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St. Petersburg College administrative offices and some county offices will move to the center in the middle of the county.
By MONIQUE FIELDS, Times Staff Writer
© St. Petersburg Times
published December 20, 2001
LARGO -- St. Petersburg College signed a contract Wednesday to buy 10 acres that will allow it to build a $30-million training complex and move its administrative offices to mid Pinellas County.
Once the complex is completed in 2004, students will take programs from technology management to the University of South Florida's master's in business administration program at SPC's Epicenter training center.
At first, SPC planned to erect the Epicenter across the street from the St. Petersburg-Clearwater International Airport. But the school backed out after it learned it would have to lease the land from the Federal Aviation Administration and lose 5 acres of the proposed plan to road projects.
The college signed a $4.15-million contract to locate near the ICOT Center off Ulmerton Road on a site presently occupied by Genca, which designs and manufacturers tools for the plastic industry.
The school will refurbish and build onto Genca's building. When finished, the two-story, 210,000-square-foot building will house SPC's administrative offices and warehouse, and at least three county offices: Economic Development; Convention and Visitors Bureau; and WorkNet Pinellas, which administers the county's welfare-to-work program.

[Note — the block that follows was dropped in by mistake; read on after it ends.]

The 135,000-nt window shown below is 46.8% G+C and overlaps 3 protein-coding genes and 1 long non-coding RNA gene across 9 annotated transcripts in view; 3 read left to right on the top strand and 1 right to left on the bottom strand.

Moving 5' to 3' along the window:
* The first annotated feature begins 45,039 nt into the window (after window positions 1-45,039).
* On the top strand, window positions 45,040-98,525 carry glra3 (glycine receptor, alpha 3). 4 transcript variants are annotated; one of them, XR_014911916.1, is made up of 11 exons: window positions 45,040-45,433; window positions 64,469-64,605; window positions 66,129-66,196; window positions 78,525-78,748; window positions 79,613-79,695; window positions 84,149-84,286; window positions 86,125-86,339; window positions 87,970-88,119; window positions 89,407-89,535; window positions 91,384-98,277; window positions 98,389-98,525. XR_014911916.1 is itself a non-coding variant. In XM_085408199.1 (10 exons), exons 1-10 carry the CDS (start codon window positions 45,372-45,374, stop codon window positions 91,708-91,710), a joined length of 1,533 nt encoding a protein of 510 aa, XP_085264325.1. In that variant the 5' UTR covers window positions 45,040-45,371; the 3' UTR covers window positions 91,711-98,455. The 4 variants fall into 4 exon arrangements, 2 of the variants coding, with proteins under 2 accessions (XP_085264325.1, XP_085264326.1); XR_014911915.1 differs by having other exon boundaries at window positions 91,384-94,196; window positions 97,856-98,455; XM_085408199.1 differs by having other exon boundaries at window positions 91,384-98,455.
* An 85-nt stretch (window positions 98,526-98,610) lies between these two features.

"This is the culmination of something that is bigger than baseball," SPC President Carl Kuttler said.
SPC has up to 150 days to make sure the land and the 71,000-square-foot building on it are suitable for the project. Every facet of the site will be reviewed to determine how the project would affect the environment, traffic and parking.
Genca has hired other businesses for some of its manufacturing projects and is searching for a smaller building in Pinellas, said Prem Anand, president of the company.
To finance the project, SPC obtained $6-million from the state. The county threw in $8-million, which also will be matched by the state.
The rest will come from a $3-million federal grant and the sale of SPC's existing administration office building on 66th Street N in Pinellas Park, which could sell for as much as $4-million, Kuttler said.
About 15,000-square-feet of the Genca building would be used for office space, said Susan Reiter, director of facilities planning and institutional services at SPC. The rest of the building would undergo extensive remodeling. Site plans include a new parking garage, new construction in the rear of the building and refurbishing the lobby to showcase products made in Pinellas.
SPC hopes that business owners will tap into the Epicenter's resources for job training and strategic planning. Large businesses will be able to find future employees and small business will find the resources they need to thrive, school officials said.
The Epicenter also illustrates how business has changed. Gone is the time when prospective companies met with the mayor and played a round of golf. Today, they want to meet the president of the local college and find out what kind of training is in place for workers, said Rick Dodge, assistant county administrator for economic development.
The purpose would be to help Pinellas County businesses instead of recruiting new business to the area, said Richard R. "Buzz" David, director of Pinellas County Economic Development.
"We have an attitude of taking care of what we have first," he said.